If you’ve sold investments such as stocks, bonds or real estate, try to find your records of when you bought that investment and what you paid for it before your meeting with your tax preparer. If you’ve sold real estate (including your principal residence), you’ll want to collect your records for all improvements and additions you’ve made to the property during the period you’ve owned it. A copy of the settlement sheet you received at the closing will also be extremely helpful.
Self-employed individuals should bring a profit/loss statement (it doesn’t have to be fancy, but something showing the income you earned, and all of your expenses really helps). And, if you have rental income or are receiving royalties because you’ve published a book or have other intellectual property that’s earning you income, you’ll want to include that information, too.
When you meet your new tax advisor for the first time, you should bring copies of last year’s tax returns (both federal and state), and your social security card (plus the social security cards for your spouse and any dependents you may have).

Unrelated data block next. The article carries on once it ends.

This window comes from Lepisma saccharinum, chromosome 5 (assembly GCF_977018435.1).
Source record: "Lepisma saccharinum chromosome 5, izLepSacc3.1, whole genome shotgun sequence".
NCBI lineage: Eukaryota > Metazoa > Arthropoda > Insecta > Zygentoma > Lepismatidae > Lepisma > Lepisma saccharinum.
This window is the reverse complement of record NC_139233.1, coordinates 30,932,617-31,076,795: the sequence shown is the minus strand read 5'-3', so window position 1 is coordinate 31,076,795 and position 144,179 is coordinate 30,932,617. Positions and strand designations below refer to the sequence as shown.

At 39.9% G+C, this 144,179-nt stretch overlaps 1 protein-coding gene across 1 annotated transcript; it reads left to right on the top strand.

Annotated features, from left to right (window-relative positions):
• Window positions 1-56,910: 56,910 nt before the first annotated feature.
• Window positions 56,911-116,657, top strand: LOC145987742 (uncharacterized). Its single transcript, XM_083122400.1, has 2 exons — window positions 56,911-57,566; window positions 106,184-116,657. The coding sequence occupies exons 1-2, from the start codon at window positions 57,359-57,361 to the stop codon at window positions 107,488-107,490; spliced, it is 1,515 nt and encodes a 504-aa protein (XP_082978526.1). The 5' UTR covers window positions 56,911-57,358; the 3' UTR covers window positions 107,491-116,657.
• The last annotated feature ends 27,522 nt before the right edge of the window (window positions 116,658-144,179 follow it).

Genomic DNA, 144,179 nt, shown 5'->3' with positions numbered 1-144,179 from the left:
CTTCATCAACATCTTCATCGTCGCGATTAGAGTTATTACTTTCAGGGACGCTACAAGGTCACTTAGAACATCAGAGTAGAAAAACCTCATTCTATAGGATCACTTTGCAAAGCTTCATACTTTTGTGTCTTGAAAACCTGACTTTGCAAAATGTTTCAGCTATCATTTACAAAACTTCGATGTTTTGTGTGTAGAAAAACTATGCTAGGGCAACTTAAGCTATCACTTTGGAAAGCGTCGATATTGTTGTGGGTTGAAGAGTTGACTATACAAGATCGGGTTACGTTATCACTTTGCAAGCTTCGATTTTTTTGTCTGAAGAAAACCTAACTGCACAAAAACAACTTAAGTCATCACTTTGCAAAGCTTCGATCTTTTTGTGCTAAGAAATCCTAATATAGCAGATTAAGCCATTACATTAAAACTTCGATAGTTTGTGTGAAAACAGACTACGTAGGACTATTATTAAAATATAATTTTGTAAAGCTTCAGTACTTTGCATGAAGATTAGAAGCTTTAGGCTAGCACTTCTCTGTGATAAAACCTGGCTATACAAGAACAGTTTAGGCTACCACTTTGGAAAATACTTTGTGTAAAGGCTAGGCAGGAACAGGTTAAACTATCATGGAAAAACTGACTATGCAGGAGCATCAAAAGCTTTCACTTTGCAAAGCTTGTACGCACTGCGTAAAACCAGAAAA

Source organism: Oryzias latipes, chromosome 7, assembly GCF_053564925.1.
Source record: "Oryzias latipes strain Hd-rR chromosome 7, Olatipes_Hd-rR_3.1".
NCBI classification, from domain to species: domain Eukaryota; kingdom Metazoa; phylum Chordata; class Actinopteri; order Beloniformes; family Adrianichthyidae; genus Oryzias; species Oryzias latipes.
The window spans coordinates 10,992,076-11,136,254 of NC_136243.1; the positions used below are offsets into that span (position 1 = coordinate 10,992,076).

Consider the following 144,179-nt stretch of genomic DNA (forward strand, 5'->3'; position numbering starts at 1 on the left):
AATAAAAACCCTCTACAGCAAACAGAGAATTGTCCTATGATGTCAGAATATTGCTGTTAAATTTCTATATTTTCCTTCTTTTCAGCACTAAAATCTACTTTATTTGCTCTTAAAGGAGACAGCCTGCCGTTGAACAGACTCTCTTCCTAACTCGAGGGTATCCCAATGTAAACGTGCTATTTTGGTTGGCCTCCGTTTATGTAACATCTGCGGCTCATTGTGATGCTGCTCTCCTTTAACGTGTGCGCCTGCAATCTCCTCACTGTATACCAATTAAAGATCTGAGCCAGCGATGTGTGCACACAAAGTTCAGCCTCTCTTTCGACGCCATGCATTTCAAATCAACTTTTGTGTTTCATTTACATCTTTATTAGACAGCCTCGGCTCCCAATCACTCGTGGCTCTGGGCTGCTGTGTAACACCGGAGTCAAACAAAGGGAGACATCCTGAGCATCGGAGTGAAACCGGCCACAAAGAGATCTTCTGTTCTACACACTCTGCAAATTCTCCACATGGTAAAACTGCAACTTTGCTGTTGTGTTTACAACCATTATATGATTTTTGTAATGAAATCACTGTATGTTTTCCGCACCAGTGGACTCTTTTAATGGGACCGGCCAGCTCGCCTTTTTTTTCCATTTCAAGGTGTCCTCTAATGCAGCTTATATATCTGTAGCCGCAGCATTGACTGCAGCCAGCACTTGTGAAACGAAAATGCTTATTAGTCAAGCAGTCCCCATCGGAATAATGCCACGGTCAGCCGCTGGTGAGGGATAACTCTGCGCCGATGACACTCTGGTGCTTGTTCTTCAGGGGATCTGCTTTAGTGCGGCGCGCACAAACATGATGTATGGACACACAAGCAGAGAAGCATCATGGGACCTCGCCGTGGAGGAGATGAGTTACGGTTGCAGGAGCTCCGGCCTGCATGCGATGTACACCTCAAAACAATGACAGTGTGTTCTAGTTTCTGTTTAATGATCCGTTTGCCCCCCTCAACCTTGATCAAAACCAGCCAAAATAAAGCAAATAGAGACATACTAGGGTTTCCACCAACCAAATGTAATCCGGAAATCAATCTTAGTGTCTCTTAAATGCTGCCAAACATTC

It’s always better to bring too much information to your meeting than too little; if you’re not certain if something is relevant, let your tax advisor make that determination. After all, you’re paying for his or her expertise.
What types of financial records should I keep, and how long should I keep them?
Generally speaking, if financial information is pertinent to your tax returns, you need to keep it for at least three years from the date you file your return, or two years from the date you paid your taxes. This includes all W-2, 1099, 1098 and other “important tax information” documents you receive, as well as paid medical bills, charitable contribution records, casualty loss records, and so on.
In addition, you need to keep records indefinitely regarding the cost basis of property you own. If you own stocks and bonds, you should hang onto all trade confirmation slips or consolidated year-end brokerage statements that show all purchases and sales for the year. If you own your home or any other piece of real estate, you need to keep records not only of the purchase price of the property, but also the cost of every improvement or addition to it (and that includes all the cost of the perennials and shrubs you put in your garden). Whenever you receive a receipt, you should stash it in a separate folder. You may only destroy those records three years after you’ve completely disposed of the property.